We go experimental and take two identical cars and two very different drivers to discover if the way you drive your car really does have a financial implication.
Saving money behind the wheel
This is the Kia Cee’d GT. It is powered by a 1.6 litre turbo charge petrol engine that delivers 38 miles per gallon and costs just over twenty thousand pounds.
This is also a Kia Cee’d Gt. It’s identical in every way, except its red. We’re going to use both cars for a bit of an experiment.
We filled up the Ceed’s at our local petrol station and they will be driving from here Grayshott in rural Hampshire to here in Gosport on the south coast, around a 50 mile journey to see how the way you drive can affect how much you spend on fuel.
Our white Kia driver will be doing everything possible to keep his fuel consumption down. Starting by checking that tyre pressures are correct and also removing any excess weight from the boot.
Our red Kia driver on the other hand, will be ding the exact opposite. Not bothering to check the tyres and has left some decidedly weighty logs in the boot.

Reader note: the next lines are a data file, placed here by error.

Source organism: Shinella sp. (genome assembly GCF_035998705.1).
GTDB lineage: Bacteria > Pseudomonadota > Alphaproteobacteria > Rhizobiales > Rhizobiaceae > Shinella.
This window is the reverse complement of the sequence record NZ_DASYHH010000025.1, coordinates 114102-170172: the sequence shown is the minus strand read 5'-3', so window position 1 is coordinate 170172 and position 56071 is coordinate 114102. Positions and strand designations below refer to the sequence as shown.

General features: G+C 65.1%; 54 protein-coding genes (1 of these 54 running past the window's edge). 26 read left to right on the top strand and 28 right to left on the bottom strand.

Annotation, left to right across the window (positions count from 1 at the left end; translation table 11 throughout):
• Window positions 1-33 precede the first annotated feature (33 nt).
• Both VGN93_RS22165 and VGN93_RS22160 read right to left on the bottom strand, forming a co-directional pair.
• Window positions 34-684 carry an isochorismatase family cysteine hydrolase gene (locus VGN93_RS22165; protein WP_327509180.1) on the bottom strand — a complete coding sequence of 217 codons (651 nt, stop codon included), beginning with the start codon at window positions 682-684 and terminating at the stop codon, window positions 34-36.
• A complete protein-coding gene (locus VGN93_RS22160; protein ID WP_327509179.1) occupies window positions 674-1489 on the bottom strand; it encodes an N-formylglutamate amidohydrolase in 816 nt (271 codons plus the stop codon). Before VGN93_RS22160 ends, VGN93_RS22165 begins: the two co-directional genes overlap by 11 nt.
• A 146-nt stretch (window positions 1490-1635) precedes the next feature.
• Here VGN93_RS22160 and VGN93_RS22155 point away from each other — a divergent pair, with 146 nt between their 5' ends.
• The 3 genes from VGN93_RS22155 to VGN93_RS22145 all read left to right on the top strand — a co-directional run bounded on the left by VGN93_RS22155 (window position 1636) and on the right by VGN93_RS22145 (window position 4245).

Starting with some country lanes, the white Kia driver is doing everything he can not to waste fuel. Looking far ahead and anticipating corners, he’s not wasting any energy by braking unnecessarily. The red Kia on the other hand is driving more aggressively using lower gears, more revs and braking with much more force.
Moving on to an A-road the red driver is still driving inefficiently, by switching the air conditioning on unnecessarily he could be wasting as much as 8% of his fuel while opening a window could mean handing over even more money at the pumps.
So, time to fill up and see which of our two cars has used the most fuel. Over a 50 mile route, the red Kia has used 8.58 litres of petrol, costing the MoneySuperMarket budget £11.32.
Our white Kia on the other hand used 7.46 litres at a cost of £9.89. So it just goes to show, even on a short journey, by making some small changes to the way you drive can make a real difference to how much you spend at the pumps.
We did some calculations and worked out that by making some simple changes to the way you drive, could save the average 12,000 mile a year motorist around £330.